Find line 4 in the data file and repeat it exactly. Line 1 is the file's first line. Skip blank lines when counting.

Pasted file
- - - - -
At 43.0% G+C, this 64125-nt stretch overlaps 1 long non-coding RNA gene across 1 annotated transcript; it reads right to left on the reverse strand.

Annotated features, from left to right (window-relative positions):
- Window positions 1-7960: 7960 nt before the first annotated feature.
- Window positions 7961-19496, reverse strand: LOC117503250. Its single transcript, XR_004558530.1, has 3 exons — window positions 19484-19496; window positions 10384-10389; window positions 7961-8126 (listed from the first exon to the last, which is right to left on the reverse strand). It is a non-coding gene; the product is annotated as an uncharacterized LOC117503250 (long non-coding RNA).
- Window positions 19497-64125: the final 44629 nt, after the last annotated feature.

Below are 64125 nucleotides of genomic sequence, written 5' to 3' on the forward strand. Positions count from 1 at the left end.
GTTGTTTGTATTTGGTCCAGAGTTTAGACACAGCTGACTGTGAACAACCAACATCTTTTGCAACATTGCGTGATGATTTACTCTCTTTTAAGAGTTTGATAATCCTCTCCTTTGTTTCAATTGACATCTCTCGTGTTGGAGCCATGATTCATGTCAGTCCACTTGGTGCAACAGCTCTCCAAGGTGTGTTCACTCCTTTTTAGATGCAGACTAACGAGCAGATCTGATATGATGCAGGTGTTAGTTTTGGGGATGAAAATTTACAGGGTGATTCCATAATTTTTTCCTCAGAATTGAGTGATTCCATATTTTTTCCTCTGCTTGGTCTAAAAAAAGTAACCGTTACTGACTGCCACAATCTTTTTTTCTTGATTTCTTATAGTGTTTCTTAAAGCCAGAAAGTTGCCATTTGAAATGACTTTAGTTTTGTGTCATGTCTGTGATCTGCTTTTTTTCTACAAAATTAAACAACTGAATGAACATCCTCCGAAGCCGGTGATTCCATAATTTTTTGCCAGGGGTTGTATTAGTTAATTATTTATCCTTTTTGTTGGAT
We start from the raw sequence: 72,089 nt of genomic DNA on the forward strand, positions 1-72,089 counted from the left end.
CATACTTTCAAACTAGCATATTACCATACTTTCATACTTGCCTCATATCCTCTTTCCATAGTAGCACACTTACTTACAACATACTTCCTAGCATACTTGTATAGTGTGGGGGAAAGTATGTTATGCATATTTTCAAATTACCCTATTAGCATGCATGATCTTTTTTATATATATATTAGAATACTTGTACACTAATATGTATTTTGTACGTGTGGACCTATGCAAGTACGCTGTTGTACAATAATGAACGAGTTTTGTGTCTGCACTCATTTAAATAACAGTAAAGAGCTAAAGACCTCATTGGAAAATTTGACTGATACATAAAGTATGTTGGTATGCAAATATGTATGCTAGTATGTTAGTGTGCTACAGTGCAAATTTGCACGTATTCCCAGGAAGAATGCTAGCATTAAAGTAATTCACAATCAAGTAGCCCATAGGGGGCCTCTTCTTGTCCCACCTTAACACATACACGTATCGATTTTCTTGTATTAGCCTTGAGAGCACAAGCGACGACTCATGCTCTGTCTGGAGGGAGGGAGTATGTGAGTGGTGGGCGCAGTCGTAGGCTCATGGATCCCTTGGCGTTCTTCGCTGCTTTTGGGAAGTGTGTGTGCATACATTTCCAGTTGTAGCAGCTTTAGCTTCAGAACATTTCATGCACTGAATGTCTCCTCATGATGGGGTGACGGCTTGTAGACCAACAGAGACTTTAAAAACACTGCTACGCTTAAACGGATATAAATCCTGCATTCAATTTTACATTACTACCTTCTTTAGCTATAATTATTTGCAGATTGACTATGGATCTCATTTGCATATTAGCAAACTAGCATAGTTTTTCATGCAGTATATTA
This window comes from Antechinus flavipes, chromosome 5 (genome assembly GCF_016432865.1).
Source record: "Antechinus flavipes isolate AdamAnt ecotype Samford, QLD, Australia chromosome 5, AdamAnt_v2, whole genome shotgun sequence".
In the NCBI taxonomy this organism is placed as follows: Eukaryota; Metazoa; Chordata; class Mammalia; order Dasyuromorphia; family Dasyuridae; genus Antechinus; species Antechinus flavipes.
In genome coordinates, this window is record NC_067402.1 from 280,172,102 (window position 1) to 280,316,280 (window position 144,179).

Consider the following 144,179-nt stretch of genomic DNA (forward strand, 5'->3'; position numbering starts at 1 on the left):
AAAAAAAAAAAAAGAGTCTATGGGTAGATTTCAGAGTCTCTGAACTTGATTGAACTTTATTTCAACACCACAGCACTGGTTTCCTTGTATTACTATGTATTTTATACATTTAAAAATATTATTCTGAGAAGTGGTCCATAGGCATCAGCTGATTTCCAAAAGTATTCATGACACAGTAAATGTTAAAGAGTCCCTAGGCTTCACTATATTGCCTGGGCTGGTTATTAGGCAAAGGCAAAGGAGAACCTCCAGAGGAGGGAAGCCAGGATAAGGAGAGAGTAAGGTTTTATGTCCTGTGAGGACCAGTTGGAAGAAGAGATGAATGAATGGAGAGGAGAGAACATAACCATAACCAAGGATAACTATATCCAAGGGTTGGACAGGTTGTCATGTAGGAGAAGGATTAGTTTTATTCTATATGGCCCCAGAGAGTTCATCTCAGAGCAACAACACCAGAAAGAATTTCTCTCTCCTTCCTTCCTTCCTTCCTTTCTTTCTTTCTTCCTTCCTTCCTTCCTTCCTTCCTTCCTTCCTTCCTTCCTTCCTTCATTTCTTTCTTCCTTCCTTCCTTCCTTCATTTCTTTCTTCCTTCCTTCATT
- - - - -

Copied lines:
- Window positions 7961-19496, reverse strand: LOC117503250. Its single transcript, XR_004558530.1, has 3 exons — window positions 19484-19496; window positions 10384-10389; window positions 7961-8126 (listed from the first exon to the last, which is right to left on the reverse strand). It is a non-coding gene; the product is annotated as an uncharacterized LOC117503250 (long non-coding RNA).